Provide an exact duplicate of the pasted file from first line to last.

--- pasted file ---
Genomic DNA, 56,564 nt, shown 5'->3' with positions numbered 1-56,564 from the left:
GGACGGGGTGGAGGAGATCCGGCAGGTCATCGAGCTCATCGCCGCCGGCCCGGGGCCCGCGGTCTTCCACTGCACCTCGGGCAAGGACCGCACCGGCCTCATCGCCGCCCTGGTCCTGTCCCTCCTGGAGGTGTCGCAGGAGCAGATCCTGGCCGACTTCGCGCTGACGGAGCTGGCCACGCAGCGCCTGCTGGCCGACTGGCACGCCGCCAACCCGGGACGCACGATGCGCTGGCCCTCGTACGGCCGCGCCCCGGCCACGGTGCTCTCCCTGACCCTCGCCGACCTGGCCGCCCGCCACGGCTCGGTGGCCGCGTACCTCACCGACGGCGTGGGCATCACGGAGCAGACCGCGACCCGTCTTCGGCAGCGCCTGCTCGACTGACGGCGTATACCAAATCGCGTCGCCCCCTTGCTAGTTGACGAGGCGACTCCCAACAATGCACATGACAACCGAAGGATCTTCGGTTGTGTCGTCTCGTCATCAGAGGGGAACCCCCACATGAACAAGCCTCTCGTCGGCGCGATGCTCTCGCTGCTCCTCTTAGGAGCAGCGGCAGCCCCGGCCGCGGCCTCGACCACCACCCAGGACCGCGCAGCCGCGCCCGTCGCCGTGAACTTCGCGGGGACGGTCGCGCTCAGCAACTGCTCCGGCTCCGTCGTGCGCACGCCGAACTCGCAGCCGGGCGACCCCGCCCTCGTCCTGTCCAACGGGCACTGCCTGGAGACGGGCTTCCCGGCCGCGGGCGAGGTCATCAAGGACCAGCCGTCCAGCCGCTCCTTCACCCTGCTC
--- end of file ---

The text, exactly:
Genomic DNA, 56,564 nt, shown 5'->3' with positions numbered 1-56,564 from the left:
GGACGGGGTGGAGGAGATCCGGCAGGTCATCGAGCTCATCGCCGCCGGCCCGGGGCCCGCGGTCTTCCACTGCACCTCGGGCAAGGACCGCACCGGCCTCATCGCCGCCCTGGTCCTGTCCCTCCTGGAGGTGTCGCAGGAGCAGATCCTGGCCGACTTCGCGCTGACGGAGCTGGCCACGCAGCGCCTGCTGGCCGACTGGCACGCCGCCAACCCGGGACGCACGATGCGCTGGCCCTCGTACGGCCGCGCCCCGGCCACGGTGCTCTCCCTGACCCTCGCCGACCTGGCCGCCCGCCACGGCTCGGTGGCCGCGTACCTCACCGACGGCGTGGGCATCACGGAGCAGACCGCGACCCGTCTTCGGCAGCGCCTGCTCGACTGACGGCGTATACCAAATCGCGTCGCCCCCTTGCTAGTTGACGAGGCGACTCCCAACAATGCACATGACAACCGAAGGATCTTCGGTTGTGTCGTCTCGTCATCAGAGGGGAACCCCCACATGAACAAGCCTCTCGTCGGCGCGATGCTCTCGCTGCTCCTCTTAGGAGCAGCGGCAGCCCCGGCCGCGGCCTCGACCACCACCCAGGACCGCGCAGCCGCGCCCGTCGCCGTGAACTTCGCGGGGACGGTCGCGCTCAGCAACTGCTCCGGCTCCGTCGTGCGCACGCCGAACTCGCAGCCGGGCGACCCCGCCCTCGTCCTGTCCAACGGGCACTGCCTGGAGACGGGCTTCCCGGCCGCGGGCGAGGTCATCAAGGACCAGCCGTCCAGCCGCTCCTTCACCCTGCTC